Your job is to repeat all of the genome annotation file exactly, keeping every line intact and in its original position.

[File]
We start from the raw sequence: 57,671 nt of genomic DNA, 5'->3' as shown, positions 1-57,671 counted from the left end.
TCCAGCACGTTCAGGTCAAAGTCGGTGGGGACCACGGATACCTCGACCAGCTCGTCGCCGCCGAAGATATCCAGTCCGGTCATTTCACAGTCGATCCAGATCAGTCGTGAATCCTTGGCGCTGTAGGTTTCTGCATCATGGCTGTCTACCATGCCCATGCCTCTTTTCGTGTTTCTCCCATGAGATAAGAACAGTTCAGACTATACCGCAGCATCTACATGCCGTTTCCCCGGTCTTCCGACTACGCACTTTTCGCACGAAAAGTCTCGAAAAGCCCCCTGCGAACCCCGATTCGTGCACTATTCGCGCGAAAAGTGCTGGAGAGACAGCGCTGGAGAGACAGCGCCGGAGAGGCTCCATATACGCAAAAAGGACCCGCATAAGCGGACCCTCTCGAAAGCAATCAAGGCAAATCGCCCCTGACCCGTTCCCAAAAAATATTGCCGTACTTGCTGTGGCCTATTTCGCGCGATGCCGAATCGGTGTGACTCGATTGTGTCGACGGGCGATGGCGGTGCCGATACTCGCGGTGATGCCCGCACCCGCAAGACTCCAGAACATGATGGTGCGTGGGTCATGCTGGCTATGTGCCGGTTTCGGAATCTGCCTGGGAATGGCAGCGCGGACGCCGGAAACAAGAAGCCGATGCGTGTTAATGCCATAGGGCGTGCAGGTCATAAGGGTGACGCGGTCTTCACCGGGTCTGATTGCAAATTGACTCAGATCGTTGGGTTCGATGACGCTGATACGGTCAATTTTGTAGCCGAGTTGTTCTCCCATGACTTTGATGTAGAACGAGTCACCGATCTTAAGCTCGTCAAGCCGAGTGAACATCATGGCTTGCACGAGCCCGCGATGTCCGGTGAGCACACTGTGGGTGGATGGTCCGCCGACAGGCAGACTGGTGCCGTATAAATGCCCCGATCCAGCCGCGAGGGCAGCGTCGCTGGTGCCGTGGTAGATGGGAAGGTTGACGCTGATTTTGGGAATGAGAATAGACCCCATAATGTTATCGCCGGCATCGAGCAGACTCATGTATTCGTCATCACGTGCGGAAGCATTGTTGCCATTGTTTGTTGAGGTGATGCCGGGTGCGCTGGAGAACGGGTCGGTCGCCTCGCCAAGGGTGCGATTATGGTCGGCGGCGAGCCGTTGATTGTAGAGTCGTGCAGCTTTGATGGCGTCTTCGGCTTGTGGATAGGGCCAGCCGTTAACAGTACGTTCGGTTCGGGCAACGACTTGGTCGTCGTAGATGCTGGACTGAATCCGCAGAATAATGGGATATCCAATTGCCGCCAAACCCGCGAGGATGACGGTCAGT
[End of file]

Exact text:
We start from the raw sequence: 57,671 nt of genomic DNA, 5'->3' as shown, positions 1-57,671 counted from the left end.
TCCAGCACGTTCAGGTCAAAGTCGGTGGGGACCACGGATACCTCGACCAGCTCGTCGCCGCCGAAGATATCCAGTCCGGTCATTTCACAGTCGATCCAGATCAGTCGTGAATCCTTGGCGCTGTAGGTTTCTGCATCATGGCTGTCTACCATGCCCATGCCTCTTTTCGTGTTTCTCCCATGAGATAAGAACAGTTCAGACTATACCGCAGCATCTACATGCCGTTTCCCCGGTCTTCCGACTACGCACTTTTCGCACGAAAAGTCTCGAAAAGCCCCCTGCGAACCCCGATTCGTGCACTATTCGCGCGAAAAGTGCTGGAGAGACAGCGCTGGAGAGACAGCGCCGGAGAGGCTCCATATACGCAAAAAGGACCCGCATAAGCGGACCCTCTCGAAAGCAATCAAGGCAAATCGCCCCTGACCCGTTCCCAAAAAATATTGCCGTACTTGCTGTGGCCTATTTCGCGCGATGCCGAATCGGTGTGACTCGATTGTGTCGACGGGCGATGGCGGTGCCGATACTCGCGGTGATGCCCGCACCCGCAAGACTCCAGAACATGATGGTGCGTGGGTCATGCTGGCTATGTGCCGGTTTCGGAATCTGCCTGGGAATGGCAGCGCGGACGCCGGAAACAAGAAGCCGATGCGTGTTAATGCCATAGGGCGTGCAGGTCATAAGGGTGACGCGGTCTTCACCGGGTCTGATTGCAAATTGACTCAGATCGTTGGGTTCGATGACGCTGATACGGTCAATTTTGTAGCCGAGTTGTTCTCCCATGACTTTGATGTAGAACGAGTCACCGATCTTAAGCTCGTCAAGCCGAGTGAACATCATGGCTTGCACGAGCCCGCGATGTCCGGTGAGCACACTGTGGGTGGATGGTCCGCCGACAGGCAGACTGGTGCCGTATAAATGCCCCGATCCAGCCGCGAGGGCAGCGTCGCTGGTGCCGTGGTAGATGGGAAGGTTGACGCTGATTTTGGGAATGAGAATAGACCCCATAATGTTATCGCCGGCATCGAGCAGACTCATGTATTCGTCATCACGTGCGGAAGCATTGTTGCCATTGTTTGTTGAGGTGATGCCGGGTGCGCTGGAGAACGGGTCGGTCGCCTCGCCAAGGGTGCGATTATGGTCGGCGGCGAGCCGTTGATTGTAGAGTCGTGCAGCTTTGATGGCGTCTTCGGCTTGTGGATAGGGCCAGCCGTTAACAGTACGTTCGGTTCGGGCAACGACTTGGTCGTCGTAGATGCTGGACTGAATCCGCAGAATAATGGGATATCCAATTGCCGCCAAACCCGCGAGGATGACGGTCAGT